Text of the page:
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Question Everything

Monday, April 27, 2009

In his weekly installment of Under the Influence today, WPR columnist Andrew Bast argues that in formulating foreign policy, no received wisdom, no matter how seemingly sound, or how widely accepted, should escape scrutiny.

That principal is lately being practiced by a number of iconoclasts within the U.S. foreign policy establishment, who are making it a point to question the most sacred cows of U.S. strategy:

A growing number of experts are arguing that the core assumptions underlying American foreign policy are backed by scant evidence, or are simply fallacious. Most shocking is that these are not fringe crackpots out to challenge the legitimacy of American power, but rather powerful voices from establishment universities, think tanks and foreign policy journals. On the threat of al-Qaida, the danger of the Taliban and the insecurity propagated by failed states like Afghanistan and Somalia, the moment has arrived to take a deep breath and think twice.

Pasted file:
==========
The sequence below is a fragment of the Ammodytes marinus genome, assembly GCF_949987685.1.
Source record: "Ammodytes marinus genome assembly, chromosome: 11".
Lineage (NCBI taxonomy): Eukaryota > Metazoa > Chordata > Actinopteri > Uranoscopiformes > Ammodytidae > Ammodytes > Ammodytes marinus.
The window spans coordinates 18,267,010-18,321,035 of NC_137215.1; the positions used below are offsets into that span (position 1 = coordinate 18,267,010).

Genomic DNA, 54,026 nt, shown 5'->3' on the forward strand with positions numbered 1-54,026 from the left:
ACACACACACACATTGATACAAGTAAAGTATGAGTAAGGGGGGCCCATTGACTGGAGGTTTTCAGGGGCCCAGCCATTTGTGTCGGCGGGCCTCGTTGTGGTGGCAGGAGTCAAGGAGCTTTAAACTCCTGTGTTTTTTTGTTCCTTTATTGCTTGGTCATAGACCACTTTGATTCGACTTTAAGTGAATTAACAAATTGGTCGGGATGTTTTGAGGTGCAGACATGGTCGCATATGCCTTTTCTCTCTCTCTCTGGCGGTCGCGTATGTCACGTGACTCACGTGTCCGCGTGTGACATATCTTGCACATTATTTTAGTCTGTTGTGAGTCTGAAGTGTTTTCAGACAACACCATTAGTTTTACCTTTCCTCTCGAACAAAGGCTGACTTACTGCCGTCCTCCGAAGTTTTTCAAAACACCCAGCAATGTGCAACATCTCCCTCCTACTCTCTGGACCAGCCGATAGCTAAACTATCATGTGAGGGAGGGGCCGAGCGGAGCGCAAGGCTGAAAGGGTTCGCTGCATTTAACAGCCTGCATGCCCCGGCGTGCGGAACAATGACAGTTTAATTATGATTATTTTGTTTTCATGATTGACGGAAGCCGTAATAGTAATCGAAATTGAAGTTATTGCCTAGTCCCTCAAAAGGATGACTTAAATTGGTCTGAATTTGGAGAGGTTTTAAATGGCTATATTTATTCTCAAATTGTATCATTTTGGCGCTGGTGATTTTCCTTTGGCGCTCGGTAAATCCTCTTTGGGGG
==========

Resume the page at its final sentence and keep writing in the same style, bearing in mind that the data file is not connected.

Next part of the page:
Bast points to Mette Eilstrup-Sangiovanni and Calvert Jones on al-Qaida, Stephen Walt on the threat of terrorism, and John Mueller on the Taliban.

As it happens, work that has apppeared in WPR can also be counted among this new strain of dissension to the conventional wisdom on terrorism. I'm thinking in particular of Nathan Field's "The Limits of the Counterterrorism Approach," a feature article that was part of our Oct. 26, 2008, theme on "The al-Qaida We Don't Know." See also Field's "The Re-education of Radical Islam" for more unorthodox thinking on al-Qaida.

(Both articles are for subscribers only, but for a limited time anyone can take a four-month free trial to WPR's new subscription service by signing up here.)